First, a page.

Review: 2021 Hyundai Kona EV
In almost no time at all, the electric car has reached, if not the mainstream, then certainly close enough to it.
Instead of technological wizardry and cool gizmos, EVs now have to do everything a regular car can do, from daily driving to extended commutes. No longer just an electric car – rather, a car that happens to be electric. As one of the most affordable and longest-range choices on the market, as well as being offered in what might soon be the nation’s most popular segment, the Hyundai Kona Electric has more pressure on it than most other EVs to let the steak, rather than the sizzle, do the talking.
Approach the Kona Electric from the rear or either side, and you’re not likely to even notice it’s not the gas version. Though from that angle you might spot the badge and lack of tailpipes under the bumper. It’s only at the front where the two Konas differ, with the EV offering the same insect-like upper marker lights, but where the gas Kona has a large open grille, the Kona Electric is closed off. It doesn’t need a radiator, so Hyundai has made it more aerodynamic instead while at the same time giving it a character of its own. It’s the opposite of what Nissan has done with the Leaf or Toyota with the Prius, and while it might not give you the cachet of a spaceship-style electric, it’s also much nicer to blend in every day.
Much the same inside, step in through the tall door opening and it’s a handsome design, but it’s quite conventional. The clean and functional styling is common to all current Hyundais, if not as showy as those it has revealed in the last few months. To driver’s right is a push-button gear selector with the handy and covered wireless phone charger (Ultimate only) in front and twin cup holders to the side. Thanks to not having a conventional gearchange, there’s more room for those cup holders and the center console feels wide, giving the whole cabin a feeling of more space.
Not that it’s crowded, at least in the front, driver and front passenger should have more than enough room. It’s that the positioning means you’re not crowded by your 2-litre pop and XL-coffee, so it feels even larger. Space in the back is also good, at least for the class, though you won’t be putting six-footers back here for any length of time. Cargo space is, again, good for the class, with an easy-reach load floor height. If you were hoping for the front-trunk that is becoming the signature of the EV, pop the hood here and you’ll be disappointed. All that’s there is electronic equipment that looks at first glance like there’s actually an engine in here.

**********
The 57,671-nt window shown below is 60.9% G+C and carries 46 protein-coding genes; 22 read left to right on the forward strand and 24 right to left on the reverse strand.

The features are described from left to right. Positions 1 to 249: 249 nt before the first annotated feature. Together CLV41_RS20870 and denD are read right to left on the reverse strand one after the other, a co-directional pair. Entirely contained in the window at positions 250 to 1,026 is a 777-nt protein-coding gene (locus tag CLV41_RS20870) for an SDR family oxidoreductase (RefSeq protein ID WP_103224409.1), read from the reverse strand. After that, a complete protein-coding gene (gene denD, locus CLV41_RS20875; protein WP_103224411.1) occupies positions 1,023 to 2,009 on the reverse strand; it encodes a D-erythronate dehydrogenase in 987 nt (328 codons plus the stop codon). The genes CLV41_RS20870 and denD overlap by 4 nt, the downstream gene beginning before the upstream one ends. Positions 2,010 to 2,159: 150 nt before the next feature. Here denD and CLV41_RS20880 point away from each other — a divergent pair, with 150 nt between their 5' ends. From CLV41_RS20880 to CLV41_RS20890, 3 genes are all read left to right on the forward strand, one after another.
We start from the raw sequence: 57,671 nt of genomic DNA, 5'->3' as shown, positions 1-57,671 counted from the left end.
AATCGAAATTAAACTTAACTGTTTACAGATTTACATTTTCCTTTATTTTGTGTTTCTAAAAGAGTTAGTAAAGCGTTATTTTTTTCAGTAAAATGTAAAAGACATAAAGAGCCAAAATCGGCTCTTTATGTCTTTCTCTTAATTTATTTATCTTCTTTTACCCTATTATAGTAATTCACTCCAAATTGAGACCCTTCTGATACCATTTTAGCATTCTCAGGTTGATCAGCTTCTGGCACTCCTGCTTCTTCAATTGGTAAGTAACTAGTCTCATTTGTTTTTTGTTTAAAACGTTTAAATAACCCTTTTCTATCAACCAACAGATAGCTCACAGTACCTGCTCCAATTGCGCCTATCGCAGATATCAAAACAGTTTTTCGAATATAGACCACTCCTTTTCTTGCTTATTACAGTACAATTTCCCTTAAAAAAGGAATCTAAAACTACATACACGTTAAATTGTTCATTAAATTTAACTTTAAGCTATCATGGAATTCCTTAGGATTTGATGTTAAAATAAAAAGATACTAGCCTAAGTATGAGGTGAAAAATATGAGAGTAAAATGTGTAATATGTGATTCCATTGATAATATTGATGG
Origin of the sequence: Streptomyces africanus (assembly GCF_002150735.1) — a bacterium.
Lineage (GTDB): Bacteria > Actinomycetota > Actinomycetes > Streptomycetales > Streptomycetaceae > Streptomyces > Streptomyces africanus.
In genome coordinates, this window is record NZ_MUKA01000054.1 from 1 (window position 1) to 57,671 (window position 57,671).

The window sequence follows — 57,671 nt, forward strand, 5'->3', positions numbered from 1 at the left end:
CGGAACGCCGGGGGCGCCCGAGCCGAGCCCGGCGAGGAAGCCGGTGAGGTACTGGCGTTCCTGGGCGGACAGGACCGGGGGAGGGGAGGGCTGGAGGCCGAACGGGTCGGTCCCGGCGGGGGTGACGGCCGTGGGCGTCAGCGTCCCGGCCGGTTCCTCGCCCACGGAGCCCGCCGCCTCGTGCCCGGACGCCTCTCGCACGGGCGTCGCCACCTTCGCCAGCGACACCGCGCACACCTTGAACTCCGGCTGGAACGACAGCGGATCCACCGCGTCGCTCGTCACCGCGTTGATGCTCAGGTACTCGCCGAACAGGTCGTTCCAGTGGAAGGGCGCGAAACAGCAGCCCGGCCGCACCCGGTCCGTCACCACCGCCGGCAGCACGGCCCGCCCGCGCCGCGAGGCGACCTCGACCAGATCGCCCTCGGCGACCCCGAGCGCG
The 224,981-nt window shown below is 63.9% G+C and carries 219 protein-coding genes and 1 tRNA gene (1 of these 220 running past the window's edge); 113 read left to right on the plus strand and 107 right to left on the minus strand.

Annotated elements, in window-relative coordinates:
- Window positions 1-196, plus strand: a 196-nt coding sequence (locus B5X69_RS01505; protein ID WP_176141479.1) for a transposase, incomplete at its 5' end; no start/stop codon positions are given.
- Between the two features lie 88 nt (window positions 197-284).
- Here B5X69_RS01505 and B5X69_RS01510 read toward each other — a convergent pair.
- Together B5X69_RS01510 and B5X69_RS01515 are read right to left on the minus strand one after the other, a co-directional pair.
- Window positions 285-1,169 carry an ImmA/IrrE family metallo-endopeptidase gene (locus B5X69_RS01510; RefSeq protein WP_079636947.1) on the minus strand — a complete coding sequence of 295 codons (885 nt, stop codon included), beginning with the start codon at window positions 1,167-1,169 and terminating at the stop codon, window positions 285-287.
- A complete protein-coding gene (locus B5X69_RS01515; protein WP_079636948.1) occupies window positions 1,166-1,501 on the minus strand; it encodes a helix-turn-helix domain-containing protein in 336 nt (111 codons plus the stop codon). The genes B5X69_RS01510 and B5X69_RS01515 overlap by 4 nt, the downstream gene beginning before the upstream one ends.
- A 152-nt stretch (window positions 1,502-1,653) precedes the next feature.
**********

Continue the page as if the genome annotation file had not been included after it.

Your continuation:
It doesn’t feel like there’s an engine when you turn it on, though. Push the button and it is, of course, as silent as it was before. My week with the Kona started with snow tires, and while they offered impressive foul-weather traction, they were completely overwhelmed by the immediate torque of the electric motor’s 291 lb-ft (with 201 hp). Rising temperatures and an opening at the local dealer meant a swap to the OE three-season rubber making a huge difference to grip. It also improved efficiency significantly, meaning fewer watts per km of driving and allowing a longer theoretical range.
The 415 km is the official range estimate, though I didn’t see more than 390 indicated after any of my charges. Only once did I let it get low enough to care about the difference and charging at home overnight on a 120V wall outlet offered more than enough juice for my week. The EV fast-charge infrastructure in much of the country is another story, though with this range you’ll likely not need to use those chargers as often as you likely think. Plugging in is quick and easy thanks to the charge port in the nose rather than the usual front or rear fender mounting, and the wall plug offers a handy screen to keep you apprised of what’s going on with the Kona’s charge situation.
On the road, the Kona EV is about 300 kg heavier than gas and you can feel that weight in the ride and in turn-in. It feels more solid going over bumps, but the revised suspension handles it well without floating or floundering. Steering is typical EV numb but weighted enough to not hurt the experience. It’s quiet over bumps and in the wind, though not as silent as I’d like from an EV on summer tires.
A heated wheel comes with all but base, heated seats the same, with ventilated front chairs on top-spec models. A 7.0-inch touchscreen is standard with an ultrawide 10.25-inch version on Ultimate that adds navigation and EV info display. With Apple CarPlay and Android Auto standard on all, the nav-system isn’t necessary, and the larger system is quick and responsive, allowing three-wide different display views. Hyundai given all Kona Electrics forward collision warning and lane keeping, adding adaptive cruise, pedestrian detection, rear parking and cross-traffic sensors, and blind spot warnings to mid-grade with the top adding high beam assist and front parking sensors.
The Kona Electric was the first electric subcompact crossover to hit the market here, but Hyundai did more than just be first. It’s every bit as good as the gas-powered version and possibly better thanks to the lower operating costs and lack of engine noise. From $44,999 and climbing to $53,149, it qualifies for all of the EV incentives, it has all of the amenities of larger and pricier crossovers, and with one or two small exceptions (like door lock switches) it feels up to the demands of the price tag. Now that Hyundai has increased availability, expect to see loads of this funky EV at a plug near you.
The vehicle was provided to the writer by the automaker. Content and vehicle evaluations were not subject to approval.